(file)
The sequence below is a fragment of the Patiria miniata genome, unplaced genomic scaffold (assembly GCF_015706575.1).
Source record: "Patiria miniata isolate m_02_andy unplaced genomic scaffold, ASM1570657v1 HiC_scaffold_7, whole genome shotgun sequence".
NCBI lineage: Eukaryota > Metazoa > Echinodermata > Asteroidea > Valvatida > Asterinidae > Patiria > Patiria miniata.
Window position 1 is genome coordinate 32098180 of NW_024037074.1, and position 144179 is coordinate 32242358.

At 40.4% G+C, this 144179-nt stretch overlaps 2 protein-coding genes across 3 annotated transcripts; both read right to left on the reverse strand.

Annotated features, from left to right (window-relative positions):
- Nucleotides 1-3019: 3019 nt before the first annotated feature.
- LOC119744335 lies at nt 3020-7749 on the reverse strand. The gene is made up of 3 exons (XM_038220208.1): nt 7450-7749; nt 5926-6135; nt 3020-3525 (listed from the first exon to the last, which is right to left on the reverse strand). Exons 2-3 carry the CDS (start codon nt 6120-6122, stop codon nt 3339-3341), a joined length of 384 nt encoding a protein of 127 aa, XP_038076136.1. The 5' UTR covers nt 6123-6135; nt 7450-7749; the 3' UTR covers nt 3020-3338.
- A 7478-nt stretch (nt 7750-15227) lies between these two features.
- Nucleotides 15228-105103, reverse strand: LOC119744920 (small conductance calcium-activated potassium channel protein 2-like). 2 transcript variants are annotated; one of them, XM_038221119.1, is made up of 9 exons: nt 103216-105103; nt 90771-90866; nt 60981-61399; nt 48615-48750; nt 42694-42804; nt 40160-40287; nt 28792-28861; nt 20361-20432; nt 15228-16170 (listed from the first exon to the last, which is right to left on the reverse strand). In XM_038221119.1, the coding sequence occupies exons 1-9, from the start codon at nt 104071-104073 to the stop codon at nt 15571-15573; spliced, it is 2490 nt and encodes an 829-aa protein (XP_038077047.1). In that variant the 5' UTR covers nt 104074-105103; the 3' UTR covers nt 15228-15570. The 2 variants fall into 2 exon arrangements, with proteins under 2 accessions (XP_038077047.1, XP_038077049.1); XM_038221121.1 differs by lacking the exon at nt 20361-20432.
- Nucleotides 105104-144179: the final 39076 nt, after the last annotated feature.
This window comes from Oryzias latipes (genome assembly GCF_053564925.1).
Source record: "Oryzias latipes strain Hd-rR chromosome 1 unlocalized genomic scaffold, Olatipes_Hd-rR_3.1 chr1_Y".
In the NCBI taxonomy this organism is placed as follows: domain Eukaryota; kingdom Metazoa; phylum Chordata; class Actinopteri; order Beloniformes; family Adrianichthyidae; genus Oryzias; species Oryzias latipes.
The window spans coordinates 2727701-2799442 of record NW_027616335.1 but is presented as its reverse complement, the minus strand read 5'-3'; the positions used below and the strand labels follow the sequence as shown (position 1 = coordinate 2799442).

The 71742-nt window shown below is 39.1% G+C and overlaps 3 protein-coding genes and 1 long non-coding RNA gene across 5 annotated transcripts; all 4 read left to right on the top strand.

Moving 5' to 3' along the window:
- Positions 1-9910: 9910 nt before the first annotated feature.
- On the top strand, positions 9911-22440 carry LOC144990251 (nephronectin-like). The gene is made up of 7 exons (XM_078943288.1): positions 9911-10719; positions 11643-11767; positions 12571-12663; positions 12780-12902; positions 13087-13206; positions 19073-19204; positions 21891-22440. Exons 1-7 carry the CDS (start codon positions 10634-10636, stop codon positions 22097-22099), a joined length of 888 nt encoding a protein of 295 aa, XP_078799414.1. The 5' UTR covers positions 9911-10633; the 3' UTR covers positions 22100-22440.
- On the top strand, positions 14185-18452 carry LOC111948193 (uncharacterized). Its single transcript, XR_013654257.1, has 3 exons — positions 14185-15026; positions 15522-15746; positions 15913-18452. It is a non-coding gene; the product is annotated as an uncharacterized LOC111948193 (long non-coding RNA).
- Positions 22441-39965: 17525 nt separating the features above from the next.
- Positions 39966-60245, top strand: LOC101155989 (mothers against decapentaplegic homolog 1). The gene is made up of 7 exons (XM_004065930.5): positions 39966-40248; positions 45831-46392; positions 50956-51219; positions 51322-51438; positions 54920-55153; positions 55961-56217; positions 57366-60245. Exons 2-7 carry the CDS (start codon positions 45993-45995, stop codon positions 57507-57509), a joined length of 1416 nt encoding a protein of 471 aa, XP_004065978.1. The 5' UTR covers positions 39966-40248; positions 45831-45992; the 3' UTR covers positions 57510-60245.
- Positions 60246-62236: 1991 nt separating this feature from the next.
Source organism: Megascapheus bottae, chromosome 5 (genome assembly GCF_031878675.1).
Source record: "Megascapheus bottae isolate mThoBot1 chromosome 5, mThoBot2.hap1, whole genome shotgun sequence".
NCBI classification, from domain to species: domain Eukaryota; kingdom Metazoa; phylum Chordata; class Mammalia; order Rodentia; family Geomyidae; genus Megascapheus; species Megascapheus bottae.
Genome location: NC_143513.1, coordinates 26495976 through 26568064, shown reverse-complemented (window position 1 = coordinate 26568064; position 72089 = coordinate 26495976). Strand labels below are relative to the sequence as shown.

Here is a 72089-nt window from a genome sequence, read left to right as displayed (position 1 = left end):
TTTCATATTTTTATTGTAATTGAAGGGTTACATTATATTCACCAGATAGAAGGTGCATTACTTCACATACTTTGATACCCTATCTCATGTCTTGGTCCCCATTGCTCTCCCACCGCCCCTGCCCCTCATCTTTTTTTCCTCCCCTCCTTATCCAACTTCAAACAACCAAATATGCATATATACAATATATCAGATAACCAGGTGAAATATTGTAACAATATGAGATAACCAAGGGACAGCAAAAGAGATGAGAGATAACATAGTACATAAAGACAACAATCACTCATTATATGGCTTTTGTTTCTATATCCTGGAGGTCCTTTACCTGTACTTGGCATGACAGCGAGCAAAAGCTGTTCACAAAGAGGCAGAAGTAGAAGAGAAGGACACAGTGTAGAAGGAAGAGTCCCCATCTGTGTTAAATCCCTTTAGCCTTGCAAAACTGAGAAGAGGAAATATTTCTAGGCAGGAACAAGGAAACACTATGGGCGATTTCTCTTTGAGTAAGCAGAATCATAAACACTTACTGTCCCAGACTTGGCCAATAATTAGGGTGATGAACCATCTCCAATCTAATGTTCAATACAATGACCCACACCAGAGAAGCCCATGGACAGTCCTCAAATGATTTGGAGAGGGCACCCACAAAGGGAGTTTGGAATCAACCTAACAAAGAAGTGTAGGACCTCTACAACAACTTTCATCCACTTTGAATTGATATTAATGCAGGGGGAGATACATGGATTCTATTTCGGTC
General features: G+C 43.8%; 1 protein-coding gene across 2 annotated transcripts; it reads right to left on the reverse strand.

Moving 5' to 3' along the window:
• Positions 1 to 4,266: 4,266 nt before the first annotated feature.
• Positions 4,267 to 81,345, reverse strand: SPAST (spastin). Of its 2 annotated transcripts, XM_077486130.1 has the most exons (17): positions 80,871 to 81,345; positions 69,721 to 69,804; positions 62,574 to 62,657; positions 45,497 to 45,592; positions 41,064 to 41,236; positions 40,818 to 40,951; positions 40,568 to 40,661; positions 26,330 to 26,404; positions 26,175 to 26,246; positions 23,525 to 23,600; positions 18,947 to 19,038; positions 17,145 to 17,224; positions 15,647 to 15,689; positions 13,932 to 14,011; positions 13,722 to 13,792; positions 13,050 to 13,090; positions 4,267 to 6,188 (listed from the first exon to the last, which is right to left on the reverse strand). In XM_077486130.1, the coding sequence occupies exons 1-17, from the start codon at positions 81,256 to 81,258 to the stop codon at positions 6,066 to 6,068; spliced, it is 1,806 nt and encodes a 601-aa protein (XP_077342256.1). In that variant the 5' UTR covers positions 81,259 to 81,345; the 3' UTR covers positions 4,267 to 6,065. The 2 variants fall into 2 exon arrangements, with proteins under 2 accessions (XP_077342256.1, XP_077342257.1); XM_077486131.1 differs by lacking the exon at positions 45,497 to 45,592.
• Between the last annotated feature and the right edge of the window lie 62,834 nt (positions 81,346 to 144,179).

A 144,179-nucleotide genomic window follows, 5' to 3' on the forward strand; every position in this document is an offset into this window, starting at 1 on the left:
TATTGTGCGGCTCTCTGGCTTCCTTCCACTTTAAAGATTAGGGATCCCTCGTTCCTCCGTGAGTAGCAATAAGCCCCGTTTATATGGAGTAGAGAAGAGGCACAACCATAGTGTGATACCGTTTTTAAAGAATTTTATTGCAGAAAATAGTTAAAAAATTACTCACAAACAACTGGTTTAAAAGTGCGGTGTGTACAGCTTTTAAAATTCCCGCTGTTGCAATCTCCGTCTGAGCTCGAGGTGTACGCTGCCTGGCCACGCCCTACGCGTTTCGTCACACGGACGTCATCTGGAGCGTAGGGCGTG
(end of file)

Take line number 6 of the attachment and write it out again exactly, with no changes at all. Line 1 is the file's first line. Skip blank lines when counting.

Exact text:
Annotated features, from left to right (window-relative positions):